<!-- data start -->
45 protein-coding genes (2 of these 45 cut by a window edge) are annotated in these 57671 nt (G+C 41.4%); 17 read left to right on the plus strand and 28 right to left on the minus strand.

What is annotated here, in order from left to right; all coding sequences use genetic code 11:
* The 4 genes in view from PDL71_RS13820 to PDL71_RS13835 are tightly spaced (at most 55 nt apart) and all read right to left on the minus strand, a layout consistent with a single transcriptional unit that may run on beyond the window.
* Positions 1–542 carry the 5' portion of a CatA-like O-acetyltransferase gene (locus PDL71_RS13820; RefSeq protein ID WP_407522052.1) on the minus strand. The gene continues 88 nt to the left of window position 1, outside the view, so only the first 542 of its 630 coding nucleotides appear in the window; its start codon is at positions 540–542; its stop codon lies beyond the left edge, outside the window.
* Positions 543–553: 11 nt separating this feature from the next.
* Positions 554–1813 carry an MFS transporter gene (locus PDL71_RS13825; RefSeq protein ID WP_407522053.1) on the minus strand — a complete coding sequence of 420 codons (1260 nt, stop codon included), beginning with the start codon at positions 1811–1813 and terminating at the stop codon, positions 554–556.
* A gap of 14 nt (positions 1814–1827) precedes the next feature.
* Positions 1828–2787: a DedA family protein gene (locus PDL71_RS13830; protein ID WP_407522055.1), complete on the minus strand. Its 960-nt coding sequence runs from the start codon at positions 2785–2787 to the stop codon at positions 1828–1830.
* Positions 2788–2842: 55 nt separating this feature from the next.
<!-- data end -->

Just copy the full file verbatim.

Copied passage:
45 protein-coding genes (2 of these 45 cut by a window edge) are annotated in these 57671 nt (G+C 41.4%); 17 read left to right on the plus strand and 28 right to left on the minus strand.

What is annotated here, in order from left to right; all coding sequences use genetic code 11:
* The 4 genes in view from PDL71_RS13820 to PDL71_RS13835 are tightly spaced (at most 55 nt apart) and all read right to left on the minus strand, a layout consistent with a single transcriptional unit that may run on beyond the window.
* Positions 1–542 carry the 5' portion of a CatA-like O-acetyltransferase gene (locus PDL71_RS13820; RefSeq protein ID WP_407522052.1) on the minus strand. The gene continues 88 nt to the left of window position 1, outside the view, so only the first 542 of its 630 coding nucleotides appear in the window; its start codon is at positions 540–542; its stop codon lies beyond the left edge, outside the window.
* Positions 543–553: 11 nt separating this feature from the next.
* Positions 554–1813 carry an MFS transporter gene (locus PDL71_RS13825; RefSeq protein ID WP_407522053.1) on the minus strand — a complete coding sequence of 420 codons (1260 nt, stop codon included), beginning with the start codon at positions 1811–1813 and terminating at the stop codon, positions 554–556.
* A gap of 14 nt (positions 1814–1827) precedes the next feature.
* Positions 1828–2787: a DedA family protein gene (locus PDL71_RS13830; protein ID WP_407522055.1), complete on the minus strand. Its 960-nt coding sequence runs from the start codon at positions 2785–2787 to the stop codon at positions 1828–1830.
* Positions 2788–2842: 55 nt separating this feature from the next.